What do you know about this?

    • The following distinctions are correct according to The AP Stylebook:
      Use alumnus (alumni in the plural) when referring to a man who has attended a school.
      Use alumna (alumnae in the plural) for similar references to a woman.
      Use alumni when referring to a group of men and women.

  3. Virginia M. says:

    I appreciate this very much. It’s hard for someone with decades of experience proofreading to keep up with new rules.

  4. Anne P. says:

    I happened to see an article in The Washington Post, dated May 4, about the single or double space at the end of sentences. The article discusses a scientific study on reading comprehension relative to single or double spacing after full stops, predictably focusing on periods. Interestingly, the longer space between sentences, even with proportional type, seems to help readers understand what they’re reading.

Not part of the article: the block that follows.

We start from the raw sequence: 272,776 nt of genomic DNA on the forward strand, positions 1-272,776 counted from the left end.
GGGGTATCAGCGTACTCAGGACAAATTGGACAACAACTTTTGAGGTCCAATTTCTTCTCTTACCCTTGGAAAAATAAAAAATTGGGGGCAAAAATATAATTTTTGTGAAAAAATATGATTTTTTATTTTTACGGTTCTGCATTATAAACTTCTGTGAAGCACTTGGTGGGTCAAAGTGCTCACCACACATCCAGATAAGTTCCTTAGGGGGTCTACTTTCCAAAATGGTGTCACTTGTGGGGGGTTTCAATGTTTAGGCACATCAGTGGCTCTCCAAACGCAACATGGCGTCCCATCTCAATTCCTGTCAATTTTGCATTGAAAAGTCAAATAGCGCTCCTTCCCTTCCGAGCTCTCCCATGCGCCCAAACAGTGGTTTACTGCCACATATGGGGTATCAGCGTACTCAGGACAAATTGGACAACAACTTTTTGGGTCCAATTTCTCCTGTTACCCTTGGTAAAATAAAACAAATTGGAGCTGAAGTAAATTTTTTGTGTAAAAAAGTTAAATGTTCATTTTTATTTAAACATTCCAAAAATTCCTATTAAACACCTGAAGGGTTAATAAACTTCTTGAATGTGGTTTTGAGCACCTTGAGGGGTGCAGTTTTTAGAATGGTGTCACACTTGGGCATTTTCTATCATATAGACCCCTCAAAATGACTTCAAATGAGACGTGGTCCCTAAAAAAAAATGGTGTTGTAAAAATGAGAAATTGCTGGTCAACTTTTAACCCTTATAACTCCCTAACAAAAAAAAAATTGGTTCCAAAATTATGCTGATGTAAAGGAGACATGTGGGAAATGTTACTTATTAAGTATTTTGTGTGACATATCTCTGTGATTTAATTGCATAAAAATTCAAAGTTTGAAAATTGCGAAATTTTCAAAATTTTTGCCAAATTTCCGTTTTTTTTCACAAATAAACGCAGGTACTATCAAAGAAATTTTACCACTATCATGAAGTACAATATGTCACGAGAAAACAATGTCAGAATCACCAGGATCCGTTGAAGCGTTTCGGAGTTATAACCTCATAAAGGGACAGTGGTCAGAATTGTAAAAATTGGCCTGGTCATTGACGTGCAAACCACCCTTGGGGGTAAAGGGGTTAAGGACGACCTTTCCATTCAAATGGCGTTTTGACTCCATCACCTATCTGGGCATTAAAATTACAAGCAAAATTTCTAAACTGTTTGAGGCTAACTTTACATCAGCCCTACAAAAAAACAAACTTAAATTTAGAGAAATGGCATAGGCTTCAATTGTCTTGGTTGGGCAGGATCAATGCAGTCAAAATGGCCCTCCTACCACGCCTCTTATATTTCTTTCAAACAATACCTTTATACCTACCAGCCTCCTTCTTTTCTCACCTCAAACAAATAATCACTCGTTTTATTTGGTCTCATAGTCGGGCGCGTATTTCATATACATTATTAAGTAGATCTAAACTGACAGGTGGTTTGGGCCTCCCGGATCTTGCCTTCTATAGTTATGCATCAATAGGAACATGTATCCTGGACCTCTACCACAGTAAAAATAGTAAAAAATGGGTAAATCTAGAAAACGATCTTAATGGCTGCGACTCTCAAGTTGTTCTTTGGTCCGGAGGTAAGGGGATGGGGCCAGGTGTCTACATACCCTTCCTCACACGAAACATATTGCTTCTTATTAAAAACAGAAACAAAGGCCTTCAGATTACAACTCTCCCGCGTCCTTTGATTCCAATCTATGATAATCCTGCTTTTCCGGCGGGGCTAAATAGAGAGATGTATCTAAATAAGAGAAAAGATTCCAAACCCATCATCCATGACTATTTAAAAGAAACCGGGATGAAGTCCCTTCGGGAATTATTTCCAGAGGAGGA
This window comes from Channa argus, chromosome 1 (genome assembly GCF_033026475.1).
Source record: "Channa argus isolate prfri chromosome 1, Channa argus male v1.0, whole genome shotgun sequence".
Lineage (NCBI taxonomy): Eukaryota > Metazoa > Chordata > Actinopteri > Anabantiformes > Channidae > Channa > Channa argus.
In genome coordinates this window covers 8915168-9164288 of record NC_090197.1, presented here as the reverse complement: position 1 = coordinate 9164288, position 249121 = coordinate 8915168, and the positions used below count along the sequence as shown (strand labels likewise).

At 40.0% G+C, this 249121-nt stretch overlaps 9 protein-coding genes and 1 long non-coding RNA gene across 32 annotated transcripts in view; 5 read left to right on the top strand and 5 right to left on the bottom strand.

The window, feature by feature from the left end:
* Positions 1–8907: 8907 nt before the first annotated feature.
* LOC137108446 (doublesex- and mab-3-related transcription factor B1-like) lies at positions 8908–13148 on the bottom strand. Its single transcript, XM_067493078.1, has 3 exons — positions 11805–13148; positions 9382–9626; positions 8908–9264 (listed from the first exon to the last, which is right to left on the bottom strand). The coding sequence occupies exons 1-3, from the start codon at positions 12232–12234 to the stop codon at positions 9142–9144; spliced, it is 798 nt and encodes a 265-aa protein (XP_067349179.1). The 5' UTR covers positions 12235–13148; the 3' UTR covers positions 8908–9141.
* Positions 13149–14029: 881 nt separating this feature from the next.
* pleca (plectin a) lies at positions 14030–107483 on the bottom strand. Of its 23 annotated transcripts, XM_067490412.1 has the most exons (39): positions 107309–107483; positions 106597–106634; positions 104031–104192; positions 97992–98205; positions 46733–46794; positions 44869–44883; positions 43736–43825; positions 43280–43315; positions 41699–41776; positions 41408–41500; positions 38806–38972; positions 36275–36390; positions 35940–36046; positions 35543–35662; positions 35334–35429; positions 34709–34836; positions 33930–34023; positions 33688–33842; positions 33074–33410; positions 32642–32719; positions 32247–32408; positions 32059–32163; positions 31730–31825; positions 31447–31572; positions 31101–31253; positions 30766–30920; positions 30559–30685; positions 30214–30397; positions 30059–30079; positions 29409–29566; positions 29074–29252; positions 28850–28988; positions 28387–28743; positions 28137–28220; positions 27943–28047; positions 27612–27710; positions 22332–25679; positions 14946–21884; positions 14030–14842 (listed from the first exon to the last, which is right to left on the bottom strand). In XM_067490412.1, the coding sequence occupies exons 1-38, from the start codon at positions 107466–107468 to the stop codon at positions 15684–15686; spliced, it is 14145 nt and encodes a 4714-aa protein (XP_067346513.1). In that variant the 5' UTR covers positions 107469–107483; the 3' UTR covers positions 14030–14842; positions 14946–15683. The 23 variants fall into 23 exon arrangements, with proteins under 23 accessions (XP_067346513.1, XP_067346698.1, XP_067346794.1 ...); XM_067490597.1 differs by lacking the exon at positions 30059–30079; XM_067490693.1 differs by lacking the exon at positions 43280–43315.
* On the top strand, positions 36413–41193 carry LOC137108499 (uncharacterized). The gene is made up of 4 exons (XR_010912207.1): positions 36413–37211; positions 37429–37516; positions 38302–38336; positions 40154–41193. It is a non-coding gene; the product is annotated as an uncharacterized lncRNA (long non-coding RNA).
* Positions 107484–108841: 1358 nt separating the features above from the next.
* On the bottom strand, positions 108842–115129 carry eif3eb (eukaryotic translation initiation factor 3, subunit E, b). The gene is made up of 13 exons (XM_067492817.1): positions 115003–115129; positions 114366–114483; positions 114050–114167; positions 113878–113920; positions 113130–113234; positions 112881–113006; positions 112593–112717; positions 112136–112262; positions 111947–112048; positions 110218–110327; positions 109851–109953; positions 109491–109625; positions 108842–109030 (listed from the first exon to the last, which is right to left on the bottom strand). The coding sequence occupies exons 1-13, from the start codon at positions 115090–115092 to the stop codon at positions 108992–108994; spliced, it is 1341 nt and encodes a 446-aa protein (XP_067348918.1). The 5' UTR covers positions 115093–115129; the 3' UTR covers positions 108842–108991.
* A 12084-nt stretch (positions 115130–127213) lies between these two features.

You might find the article worth reading, just as a footnote to summaries of current practices in typesetting. Of course, the combined space that publishers save by eliminating the second space translates into saving pages in each book, which then translates into lower publication costs. I wonder to what extent the publishers have advocated the single space after full stops for financial rather than for other reasons.

Leave a Comment or Question:

Please ensure that your question or comment relates to the topic of the blog post. Unrelated comments may be deleted. If necessary, use the "Search" box on the right side of the page to find a post closely related to your question or comment.

Your email address will not be published. Required fields are marked *